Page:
Tag Archives: rare

Rare Carausius ‘Clasped Hands’ Denarius being offered by Dix, Noonan and Webb

Rare Carausius ‘Clasped Hands’ Denarius being offered by Dix, Noonan and Webb

Dix, Noonan and Webb are offering a very rare Carausius ‘Clasped Hands’ Denarius in their December 9th coin auction:

Carausius, Argenteus, London, laureate, draped and cuirassed bust right, rev. clasped hands, 4.19g/6h (cf. RIC 549; cf. Shiel 14-20). Very fine and very rare £600-800

There was a near perfect example of this coin found amongst the 52,503 coins of the Frome Hoard, found by Dave Crisp. See The Frome Hoard Book, by Sam Moorhead, Anna Booth and Roger Bland, page 28 for more information about this very unusual coin and an interesting theory about the meaning of the letters ‘RSR’ beneath the clasped hands from Guy de la Bedoyere. Although, John Y. Akerman writing in Coins of the Romans Relating to Britain, 1836, says “It is difficult to assign an exact meaning to the letters RSR; but if conjecture be allowed, it seems highly probable that this coin was struck at Rutupia (Richborough in Kent).”

Wish I had the money for this one!

Metal Detecting UK

Rare Roman lantern found in field near Sudbury


“A metal detecting enthusiast has found what is believed to be the only intact Roman lantern made out of bronze ever discovered in Britain.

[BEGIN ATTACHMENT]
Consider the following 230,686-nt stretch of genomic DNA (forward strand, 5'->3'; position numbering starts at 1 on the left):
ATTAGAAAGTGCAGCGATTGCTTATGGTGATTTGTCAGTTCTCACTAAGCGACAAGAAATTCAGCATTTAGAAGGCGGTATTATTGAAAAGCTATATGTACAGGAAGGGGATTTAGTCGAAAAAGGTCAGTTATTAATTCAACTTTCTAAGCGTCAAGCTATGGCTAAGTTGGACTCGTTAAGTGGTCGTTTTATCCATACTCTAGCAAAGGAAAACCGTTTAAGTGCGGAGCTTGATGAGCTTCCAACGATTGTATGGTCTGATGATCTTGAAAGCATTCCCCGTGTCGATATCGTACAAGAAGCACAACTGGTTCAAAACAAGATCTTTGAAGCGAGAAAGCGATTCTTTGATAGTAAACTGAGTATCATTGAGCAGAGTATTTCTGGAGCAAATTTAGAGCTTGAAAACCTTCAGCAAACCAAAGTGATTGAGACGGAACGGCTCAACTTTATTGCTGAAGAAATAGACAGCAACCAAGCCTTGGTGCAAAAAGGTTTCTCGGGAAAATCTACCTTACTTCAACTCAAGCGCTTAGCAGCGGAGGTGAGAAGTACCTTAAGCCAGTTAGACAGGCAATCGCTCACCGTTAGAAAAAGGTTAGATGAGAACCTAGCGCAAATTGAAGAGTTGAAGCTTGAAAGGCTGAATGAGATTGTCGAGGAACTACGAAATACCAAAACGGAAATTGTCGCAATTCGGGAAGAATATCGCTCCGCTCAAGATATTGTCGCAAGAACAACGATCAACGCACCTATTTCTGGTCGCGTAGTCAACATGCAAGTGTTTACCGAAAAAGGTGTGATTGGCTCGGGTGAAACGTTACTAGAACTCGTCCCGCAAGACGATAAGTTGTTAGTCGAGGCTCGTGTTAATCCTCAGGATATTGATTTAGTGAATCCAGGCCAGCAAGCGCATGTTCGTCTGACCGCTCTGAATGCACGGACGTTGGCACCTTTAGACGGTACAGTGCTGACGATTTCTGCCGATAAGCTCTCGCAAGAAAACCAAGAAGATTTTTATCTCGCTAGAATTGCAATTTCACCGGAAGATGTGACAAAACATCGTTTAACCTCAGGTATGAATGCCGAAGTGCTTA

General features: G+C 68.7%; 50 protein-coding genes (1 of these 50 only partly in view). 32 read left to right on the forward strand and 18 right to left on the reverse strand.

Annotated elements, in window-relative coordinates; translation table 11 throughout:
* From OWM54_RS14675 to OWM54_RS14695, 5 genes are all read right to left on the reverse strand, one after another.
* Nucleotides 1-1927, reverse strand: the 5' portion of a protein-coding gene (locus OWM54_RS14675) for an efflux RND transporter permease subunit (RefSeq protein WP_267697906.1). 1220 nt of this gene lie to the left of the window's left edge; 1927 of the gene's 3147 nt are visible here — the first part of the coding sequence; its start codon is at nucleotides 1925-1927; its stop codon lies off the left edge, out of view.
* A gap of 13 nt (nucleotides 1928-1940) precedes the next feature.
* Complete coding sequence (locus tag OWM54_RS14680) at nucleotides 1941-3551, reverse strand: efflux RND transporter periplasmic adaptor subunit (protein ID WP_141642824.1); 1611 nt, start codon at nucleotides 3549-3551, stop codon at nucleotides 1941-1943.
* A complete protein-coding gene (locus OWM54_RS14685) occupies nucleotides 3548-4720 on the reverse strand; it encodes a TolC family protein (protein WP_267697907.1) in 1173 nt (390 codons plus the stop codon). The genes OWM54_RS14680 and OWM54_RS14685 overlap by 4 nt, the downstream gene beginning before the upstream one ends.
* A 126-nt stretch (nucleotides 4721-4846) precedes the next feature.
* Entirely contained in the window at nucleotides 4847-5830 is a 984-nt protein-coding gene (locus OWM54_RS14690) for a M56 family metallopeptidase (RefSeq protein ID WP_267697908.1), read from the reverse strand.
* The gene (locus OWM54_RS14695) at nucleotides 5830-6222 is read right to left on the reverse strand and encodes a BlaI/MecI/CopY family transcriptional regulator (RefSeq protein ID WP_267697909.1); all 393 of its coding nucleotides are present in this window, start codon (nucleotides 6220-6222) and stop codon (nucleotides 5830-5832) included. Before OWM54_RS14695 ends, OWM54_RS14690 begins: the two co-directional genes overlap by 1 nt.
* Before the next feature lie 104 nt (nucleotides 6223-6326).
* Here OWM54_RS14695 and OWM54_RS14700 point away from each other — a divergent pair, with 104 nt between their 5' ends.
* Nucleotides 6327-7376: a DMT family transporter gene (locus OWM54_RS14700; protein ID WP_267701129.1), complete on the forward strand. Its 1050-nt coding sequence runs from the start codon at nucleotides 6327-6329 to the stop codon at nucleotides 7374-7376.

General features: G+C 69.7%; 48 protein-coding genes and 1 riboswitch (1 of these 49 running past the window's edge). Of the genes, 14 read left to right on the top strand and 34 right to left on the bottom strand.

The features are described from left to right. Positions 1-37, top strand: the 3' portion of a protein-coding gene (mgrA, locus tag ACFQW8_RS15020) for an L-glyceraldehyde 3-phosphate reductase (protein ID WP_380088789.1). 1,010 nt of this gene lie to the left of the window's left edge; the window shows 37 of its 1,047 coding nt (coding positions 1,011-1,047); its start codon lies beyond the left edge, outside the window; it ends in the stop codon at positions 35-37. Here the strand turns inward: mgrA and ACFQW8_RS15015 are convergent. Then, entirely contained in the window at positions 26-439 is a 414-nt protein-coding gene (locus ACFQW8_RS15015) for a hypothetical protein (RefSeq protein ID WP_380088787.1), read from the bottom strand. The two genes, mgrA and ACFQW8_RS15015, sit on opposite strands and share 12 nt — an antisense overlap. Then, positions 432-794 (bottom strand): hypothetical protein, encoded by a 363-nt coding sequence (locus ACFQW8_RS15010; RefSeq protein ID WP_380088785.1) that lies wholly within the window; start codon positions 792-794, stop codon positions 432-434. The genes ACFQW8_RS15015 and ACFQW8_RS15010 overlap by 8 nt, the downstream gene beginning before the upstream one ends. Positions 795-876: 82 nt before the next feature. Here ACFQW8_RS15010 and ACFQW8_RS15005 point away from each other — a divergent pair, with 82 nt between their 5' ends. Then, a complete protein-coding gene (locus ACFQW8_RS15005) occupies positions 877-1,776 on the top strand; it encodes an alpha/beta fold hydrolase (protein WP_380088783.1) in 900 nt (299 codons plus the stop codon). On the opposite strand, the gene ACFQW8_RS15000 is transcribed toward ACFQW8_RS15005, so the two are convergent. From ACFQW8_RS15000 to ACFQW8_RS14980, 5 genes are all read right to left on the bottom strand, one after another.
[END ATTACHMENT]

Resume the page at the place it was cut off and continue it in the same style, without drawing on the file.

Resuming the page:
Danny Mills, 21, made the find in a field near Sudbury in Suffolk.

The area was dotted with plush Roman villas and country estates in the second century.

The object, described as a rare example of Roman craftsmanship, has been donated to Ipswich Museum where is it now on display.

In the autumn of 2009, Mr Mills, a metal detector user, found a large bronze object whilst metal detecting in a field near Sudbury.

He immediately reported the discovery to Suffolk Archaeological Unit.

‘Magnificent object’

A Colchester and Ipswich Museums (CIM) spokeswoman said: “It turned out to be the only complete example of a Roman lantern found in Britain.

“Only fragments of similar lanterns are held in the British Museum and the closest complete example is from the famous Roman site of Pompeii.”

It was found on land belonging to Mr and Mrs P Miller who donated it to Ipswich Museum, said the CIM spokeswoman.

Emma Hogarth, conservator at Colchester and Ipswich Museums, said: “It has been a pleasure to work on such a magnificent object.”

Mr Mills said: “It was an amazing feeling. It took a while to dig down to see anything and once we found it, we had to go really carefully around it to get it out of the ground.

Sheet of horn

“It took the best part of an hour. I looked it up on the internet on my phone and matched it up with some others from Pompeii.”

The lantern dates from between 43 and 300 AD.

It is like a modern hurricane lamp and the naked flame would have been protected by a thin sheet of horn which had been scraped and shaped until it was see through.

The horn is an organic material that did not survive as it will have rotted in to the soil.

The flame would have been produced by placing a wick into olive oil in a holder at the base of the lamp, not unlike a tea light holder.”